Zillow Shortchanges Both Agents & Buyers on Video

Despite the increased emphasis on virtual tours because of stay-at-home orders, Zillow continues to stymie those of us who want to provide narrated video tours of our listings.

Unlike our MLS — and most other MLSs around the country — Zillow does not let us link a YouTube video to our listings on their platform.  Zillow gets those links from our MLS but does not display them.  Instead it wants agents to become Premier Agents (which costs money) and then makes agents use a Zillow app to shoot a walk-through video using their smartphone.

That walk-through is limited to 2 minutes and does not carry sound, which is ridiculous, since the whole point of a walkthrough is for the agent to point out the features of the home. “Don’t worry about barking dogs,” we are advised, “since your video won’t have any sound.”  Isn’t that comforting?

In my opinion, there is simply no substitute for a narrated long-form video tour of a listing.  We’re told that videos should be short to match the short attention span of online lookie-loos, but I do the videos for people who like what they see in the description and photographs and want to take a deeper dive into the features of a home before seeing it.

Last month I sold a $1,250,000 home in the foothills to a couple from Washington, DC, who never saw the home in person. They had a daughter look at it in person, but they only had my 18-minute video tour to go by before signing the contract. They didn’t even come for the inspection or closing.  And that’s not the first such instance of a Golden Real Estate video tour selling a home to an out-of-state buyer who didn’t see it in person until at least the final walk-through.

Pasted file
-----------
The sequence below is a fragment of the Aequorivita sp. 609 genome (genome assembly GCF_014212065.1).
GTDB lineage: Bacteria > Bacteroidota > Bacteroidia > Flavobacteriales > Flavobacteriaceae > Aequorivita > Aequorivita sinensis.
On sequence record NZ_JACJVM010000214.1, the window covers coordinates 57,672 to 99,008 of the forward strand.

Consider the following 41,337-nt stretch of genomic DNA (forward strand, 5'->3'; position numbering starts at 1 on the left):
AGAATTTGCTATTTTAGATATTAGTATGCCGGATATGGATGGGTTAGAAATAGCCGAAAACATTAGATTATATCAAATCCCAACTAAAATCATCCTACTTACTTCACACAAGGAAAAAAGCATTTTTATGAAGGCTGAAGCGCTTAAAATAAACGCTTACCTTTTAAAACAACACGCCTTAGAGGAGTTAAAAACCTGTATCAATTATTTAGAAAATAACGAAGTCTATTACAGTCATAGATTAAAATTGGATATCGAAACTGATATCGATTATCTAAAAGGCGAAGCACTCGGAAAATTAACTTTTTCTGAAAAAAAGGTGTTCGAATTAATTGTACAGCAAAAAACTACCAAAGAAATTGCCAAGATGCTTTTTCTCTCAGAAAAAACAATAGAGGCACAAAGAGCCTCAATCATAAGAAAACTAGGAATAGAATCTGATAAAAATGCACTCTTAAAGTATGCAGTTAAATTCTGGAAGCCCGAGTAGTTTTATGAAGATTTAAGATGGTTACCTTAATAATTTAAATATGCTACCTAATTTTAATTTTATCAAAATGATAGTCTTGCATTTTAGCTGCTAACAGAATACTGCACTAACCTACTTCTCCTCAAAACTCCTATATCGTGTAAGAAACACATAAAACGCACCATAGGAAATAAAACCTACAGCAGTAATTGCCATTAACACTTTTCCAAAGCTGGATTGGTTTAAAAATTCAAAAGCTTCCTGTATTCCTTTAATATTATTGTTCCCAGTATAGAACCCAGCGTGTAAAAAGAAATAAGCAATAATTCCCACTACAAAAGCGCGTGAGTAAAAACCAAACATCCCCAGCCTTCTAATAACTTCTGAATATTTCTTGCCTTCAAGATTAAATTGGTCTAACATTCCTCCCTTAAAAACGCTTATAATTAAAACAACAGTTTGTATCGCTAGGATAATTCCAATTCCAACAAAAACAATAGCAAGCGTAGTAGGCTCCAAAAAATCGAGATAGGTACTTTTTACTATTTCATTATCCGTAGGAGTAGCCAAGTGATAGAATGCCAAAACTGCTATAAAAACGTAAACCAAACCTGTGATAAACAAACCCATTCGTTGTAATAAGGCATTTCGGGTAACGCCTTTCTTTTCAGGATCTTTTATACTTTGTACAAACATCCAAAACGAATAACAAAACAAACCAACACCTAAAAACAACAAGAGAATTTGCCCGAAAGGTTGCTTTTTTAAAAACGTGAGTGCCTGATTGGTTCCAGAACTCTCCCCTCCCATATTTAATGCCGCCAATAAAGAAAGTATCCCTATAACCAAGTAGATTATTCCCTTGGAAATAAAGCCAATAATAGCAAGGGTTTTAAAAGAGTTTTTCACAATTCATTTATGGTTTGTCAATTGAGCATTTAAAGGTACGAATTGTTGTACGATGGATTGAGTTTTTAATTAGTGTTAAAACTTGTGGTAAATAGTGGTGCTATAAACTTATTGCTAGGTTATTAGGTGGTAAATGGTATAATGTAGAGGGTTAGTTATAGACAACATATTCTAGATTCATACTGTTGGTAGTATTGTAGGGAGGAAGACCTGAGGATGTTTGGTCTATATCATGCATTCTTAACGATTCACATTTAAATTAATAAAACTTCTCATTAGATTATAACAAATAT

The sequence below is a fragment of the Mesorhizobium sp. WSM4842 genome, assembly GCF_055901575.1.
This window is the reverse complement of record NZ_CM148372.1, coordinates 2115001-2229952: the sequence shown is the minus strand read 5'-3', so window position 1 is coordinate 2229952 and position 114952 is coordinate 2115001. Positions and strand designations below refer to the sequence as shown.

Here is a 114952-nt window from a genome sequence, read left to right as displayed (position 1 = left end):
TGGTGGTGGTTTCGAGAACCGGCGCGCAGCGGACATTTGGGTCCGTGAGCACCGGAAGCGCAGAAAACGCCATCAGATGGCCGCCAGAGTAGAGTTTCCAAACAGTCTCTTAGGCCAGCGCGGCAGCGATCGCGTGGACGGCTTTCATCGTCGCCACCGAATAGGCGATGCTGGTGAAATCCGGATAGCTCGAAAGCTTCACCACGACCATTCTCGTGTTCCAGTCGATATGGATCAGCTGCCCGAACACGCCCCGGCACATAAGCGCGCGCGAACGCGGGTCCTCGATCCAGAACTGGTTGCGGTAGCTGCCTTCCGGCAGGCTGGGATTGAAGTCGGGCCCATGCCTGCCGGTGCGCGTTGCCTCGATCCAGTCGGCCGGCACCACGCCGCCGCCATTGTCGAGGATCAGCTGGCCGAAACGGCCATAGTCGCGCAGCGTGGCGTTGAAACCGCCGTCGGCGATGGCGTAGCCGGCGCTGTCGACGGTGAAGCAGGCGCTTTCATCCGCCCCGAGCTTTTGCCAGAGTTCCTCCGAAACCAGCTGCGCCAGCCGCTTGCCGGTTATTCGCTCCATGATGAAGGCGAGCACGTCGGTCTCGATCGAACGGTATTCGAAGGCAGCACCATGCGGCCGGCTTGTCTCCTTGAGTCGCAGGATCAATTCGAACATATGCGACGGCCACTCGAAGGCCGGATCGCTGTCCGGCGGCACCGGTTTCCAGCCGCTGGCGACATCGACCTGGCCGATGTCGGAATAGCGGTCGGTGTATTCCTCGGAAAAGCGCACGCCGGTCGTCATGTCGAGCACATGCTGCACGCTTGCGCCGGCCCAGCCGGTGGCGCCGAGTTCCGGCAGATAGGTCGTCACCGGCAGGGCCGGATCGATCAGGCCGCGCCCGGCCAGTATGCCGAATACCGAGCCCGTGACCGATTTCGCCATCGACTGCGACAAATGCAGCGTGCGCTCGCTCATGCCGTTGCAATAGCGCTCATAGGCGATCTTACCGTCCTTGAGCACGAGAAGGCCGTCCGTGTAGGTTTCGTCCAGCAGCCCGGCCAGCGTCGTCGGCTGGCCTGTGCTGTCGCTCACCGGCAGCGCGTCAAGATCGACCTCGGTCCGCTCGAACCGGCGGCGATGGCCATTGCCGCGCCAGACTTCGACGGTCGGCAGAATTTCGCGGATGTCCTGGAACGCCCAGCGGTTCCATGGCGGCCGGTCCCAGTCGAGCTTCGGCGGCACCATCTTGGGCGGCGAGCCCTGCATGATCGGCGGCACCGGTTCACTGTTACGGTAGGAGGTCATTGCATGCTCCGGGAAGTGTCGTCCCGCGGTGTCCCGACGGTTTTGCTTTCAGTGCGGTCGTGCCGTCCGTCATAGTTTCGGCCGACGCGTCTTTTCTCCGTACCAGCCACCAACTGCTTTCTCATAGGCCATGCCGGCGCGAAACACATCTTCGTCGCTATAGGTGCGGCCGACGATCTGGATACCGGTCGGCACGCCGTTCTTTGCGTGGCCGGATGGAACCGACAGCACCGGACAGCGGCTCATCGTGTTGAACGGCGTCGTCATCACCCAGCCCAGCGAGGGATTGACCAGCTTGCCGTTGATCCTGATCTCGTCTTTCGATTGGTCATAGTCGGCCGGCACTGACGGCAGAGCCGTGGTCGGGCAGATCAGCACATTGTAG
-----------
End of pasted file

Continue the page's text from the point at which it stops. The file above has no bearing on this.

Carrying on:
We can thank Zillow for getting us more comfortable with shooting a two-minute silent walkthrough video, but all agents need to become comfortable with doing a video tour that functions like an actual showing.  Who would show a home in two minutes — and without saying a word?  Not me!

Some agents are simply shy about being on camera or speaking into a recording.  Well, you don’t need to be in front of the camera, so let go of that excuse. And if you simply think of the camera as a buyer that you’re showing the home to, you know exactly what to say as you go through the home. Point out the flooring, the counters, the view out the window.  It will come easily.

Lastly, don’t use your smartphone. Buy an HD video camera such as the Osmo Pocket (shown here), which we use. It has a gimble so that your video does not have the shakiness of a handheld camera. It costs about $350 at Best Buy, where we purchased it.